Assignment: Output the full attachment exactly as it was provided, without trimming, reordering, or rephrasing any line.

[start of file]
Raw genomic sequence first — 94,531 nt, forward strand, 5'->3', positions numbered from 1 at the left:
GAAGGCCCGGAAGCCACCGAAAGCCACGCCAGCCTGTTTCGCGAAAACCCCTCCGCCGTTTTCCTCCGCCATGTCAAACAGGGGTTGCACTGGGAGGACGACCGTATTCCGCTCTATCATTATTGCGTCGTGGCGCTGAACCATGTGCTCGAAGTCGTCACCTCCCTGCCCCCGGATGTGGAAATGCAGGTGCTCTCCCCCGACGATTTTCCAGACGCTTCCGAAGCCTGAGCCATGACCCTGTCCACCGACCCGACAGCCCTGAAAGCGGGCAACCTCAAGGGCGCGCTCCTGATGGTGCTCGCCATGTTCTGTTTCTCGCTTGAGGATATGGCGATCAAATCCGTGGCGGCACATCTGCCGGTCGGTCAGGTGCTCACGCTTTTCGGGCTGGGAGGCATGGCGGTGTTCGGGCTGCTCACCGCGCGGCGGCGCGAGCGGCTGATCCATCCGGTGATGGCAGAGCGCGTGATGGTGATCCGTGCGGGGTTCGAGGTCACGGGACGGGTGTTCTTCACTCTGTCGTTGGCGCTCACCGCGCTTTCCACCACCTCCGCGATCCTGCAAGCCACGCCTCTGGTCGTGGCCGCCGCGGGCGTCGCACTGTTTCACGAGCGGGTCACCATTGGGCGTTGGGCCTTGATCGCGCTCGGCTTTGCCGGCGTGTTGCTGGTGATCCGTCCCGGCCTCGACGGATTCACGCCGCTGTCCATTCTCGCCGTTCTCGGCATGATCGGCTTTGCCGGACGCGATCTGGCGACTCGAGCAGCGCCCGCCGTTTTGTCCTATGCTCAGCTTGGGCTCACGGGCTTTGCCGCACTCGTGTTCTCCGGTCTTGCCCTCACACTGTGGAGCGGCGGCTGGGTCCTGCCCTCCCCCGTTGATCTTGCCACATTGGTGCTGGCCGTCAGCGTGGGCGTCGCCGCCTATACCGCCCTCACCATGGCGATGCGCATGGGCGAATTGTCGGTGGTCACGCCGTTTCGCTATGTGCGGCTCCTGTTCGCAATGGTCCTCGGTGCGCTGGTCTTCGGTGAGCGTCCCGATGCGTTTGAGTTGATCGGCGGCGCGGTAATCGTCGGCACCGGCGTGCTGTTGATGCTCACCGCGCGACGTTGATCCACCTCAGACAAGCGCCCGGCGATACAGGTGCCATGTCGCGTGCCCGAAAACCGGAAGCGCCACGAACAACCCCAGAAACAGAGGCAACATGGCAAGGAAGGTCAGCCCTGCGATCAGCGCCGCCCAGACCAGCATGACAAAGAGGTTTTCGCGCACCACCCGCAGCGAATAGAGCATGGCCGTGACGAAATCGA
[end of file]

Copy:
Raw genomic sequence first — 94,531 nt, forward strand, 5'->3', positions numbered from 1 at the left:
GAAGGCCCGGAAGCCACCGAAAGCCACGCCAGCCTGTTTCGCGAAAACCCCTCCGCCGTTTTCCTCCGCCATGTCAAACAGGGGTTGCACTGGGAGGACGACCGTATTCCGCTCTATCATTATTGCGTCGTGGCGCTGAACCATGTGCTCGAAGTCGTCACCTCCCTGCCCCCGGATGTGGAAATGCAGGTGCTCTCCCCCGACGATTTTCCAGACGCTTCCGAAGCCTGAGCCATGACCCTGTCCACCGACCCGACAGCCCTGAAAGCGGGCAACCTCAAGGGCGCGCTCCTGATGGTGCTCGCCATGTTCTGTTTCTCGCTTGAGGATATGGCGATCAAATCCGTGGCGGCACATCTGCCGGTCGGTCAGGTGCTCACGCTTTTCGGGCTGGGAGGCATGGCGGTGTTCGGGCTGCTCACCGCGCGGCGGCGCGAGCGGCTGATCCATCCGGTGATGGCAGAGCGCGTGATGGTGATCCGTGCGGGGTTCGAGGTCACGGGACGGGTGTTCTTCACTCTGTCGTTGGCGCTCACCGCGCTTTCCACCACCTCCGCGATCCTGCAAGCCACGCCTCTGGTCGTGGCCGCCGCGGGCGTCGCACTGTTTCACGAGCGGGTCACCATTGGGCGTTGGGCCTTGATCGCGCTCGGCTTTGCCGGCGTGTTGCTGGTGATCCGTCCCGGCCTCGACGGATTCACGCCGCTGTCCATTCTCGCCGTTCTCGGCATGATCGGCTTTGCCGGACGCGATCTGGCGACTCGAGCAGCGCCCGCCGTTTTGTCCTATGCTCAGCTTGGGCTCACGGGCTTTGCCGCACTCGTGTTCTCCGGTCTTGCCCTCACACTGTGGAGCGGCGGCTGGGTCCTGCCCTCCCCCGTTGATCTTGCCACATTGGTGCTGGCCGTCAGCGTGGGCGTCGCCGCCTATACCGCCCTCACCATGGCGATGCGCATGGGCGAATTGTCGGTGGTCACGCCGTTTCGCTATGTGCGGCTCCTGTTCGCAATGGTCCTCGGTGCGCTGGTCTTCGGTGAGCGTCCCGATGCGTTTGAGTTGATCGGCGGCGCGGTAATCGTCGGCACCGGCGTGCTGTTGATGCTCACCGCGCGACGTTGATCCACCTCAGACAAGCGCCCGGCGATACAGGTGCCATGTCGCGTGCCCGAAAACCGGAAGCGCCACGAACAACCCCAGAAACAGAGGCAACATGGCAAGGAAGGTCAGCCCTGCGATCAGCGCCGCCCAGACCAGCATGACAAAGAGGTTTTCGCGCACCACCCGCAGCGAATAGAGCATGGCCGTGACGAAATCGA